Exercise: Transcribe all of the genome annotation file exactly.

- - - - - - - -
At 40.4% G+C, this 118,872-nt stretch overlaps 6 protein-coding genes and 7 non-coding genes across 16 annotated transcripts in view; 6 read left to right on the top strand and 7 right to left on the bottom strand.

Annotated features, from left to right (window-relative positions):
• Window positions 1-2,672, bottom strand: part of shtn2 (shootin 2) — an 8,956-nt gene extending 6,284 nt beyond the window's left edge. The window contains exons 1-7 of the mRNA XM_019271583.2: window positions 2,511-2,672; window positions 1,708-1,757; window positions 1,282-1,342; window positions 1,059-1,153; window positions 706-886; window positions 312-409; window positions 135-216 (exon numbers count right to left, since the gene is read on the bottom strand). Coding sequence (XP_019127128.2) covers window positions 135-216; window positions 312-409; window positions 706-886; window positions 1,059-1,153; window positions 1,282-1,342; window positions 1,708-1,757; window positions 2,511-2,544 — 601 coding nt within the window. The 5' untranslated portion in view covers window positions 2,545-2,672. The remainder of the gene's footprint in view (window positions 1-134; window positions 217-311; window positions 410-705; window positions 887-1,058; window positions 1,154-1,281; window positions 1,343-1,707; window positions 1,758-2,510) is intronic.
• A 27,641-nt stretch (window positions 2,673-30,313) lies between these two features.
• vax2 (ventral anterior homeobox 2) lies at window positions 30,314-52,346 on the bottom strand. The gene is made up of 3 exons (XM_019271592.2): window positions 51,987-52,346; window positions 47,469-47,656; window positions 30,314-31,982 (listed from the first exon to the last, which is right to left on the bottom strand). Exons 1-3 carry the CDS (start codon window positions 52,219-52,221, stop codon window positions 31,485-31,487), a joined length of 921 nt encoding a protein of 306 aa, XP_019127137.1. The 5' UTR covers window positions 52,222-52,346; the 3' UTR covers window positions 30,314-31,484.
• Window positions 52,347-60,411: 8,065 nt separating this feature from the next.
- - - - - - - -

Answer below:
At 40.4% G+C, this 118,872-nt stretch overlaps 6 protein-coding genes and 7 non-coding genes across 16 annotated transcripts in view; 6 read left to right on the top strand and 7 right to left on the bottom strand.

Annotated features, from left to right (window-relative positions):
• Window positions 1-2,672, bottom strand: part of shtn2 (shootin 2) — an 8,956-nt gene extending 6,284 nt beyond the window's left edge. The window contains exons 1-7 of the mRNA XM_019271583.2: window positions 2,511-2,672; window positions 1,708-1,757; window positions 1,282-1,342; window positions 1,059-1,153; window positions 706-886; window positions 312-409; window positions 135-216 (exon numbers count right to left, since the gene is read on the bottom strand). Coding sequence (XP_019127128.2) covers window positions 135-216; window positions 312-409; window positions 706-886; window positions 1,059-1,153; window positions 1,282-1,342; window positions 1,708-1,757; window positions 2,511-2,544 — 601 coding nt within the window. The 5' untranslated portion in view covers window positions 2,545-2,672. The remainder of the gene's footprint in view (window positions 1-134; window positions 217-311; window positions 410-705; window positions 887-1,058; window positions 1,154-1,281; window positions 1,343-1,707; window positions 1,758-2,510) is intronic.
• A 27,641-nt stretch (window positions 2,673-30,313) lies between these two features.
• vax2 (ventral anterior homeobox 2) lies at window positions 30,314-52,346 on the bottom strand. The gene is made up of 3 exons (XM_019271592.2): window positions 51,987-52,346; window positions 47,469-47,656; window positions 30,314-31,982 (listed from the first exon to the last, which is right to left on the bottom strand). Exons 1-3 carry the CDS (start codon window positions 52,219-52,221, stop codon window positions 31,485-31,487), a joined length of 921 nt encoding a protein of 306 aa, XP_019127137.1. The 5' UTR covers window positions 52,222-52,346; the 3' UTR covers window positions 30,314-31,484.
• Window positions 52,347-60,411: 8,065 nt separating this feature from the next.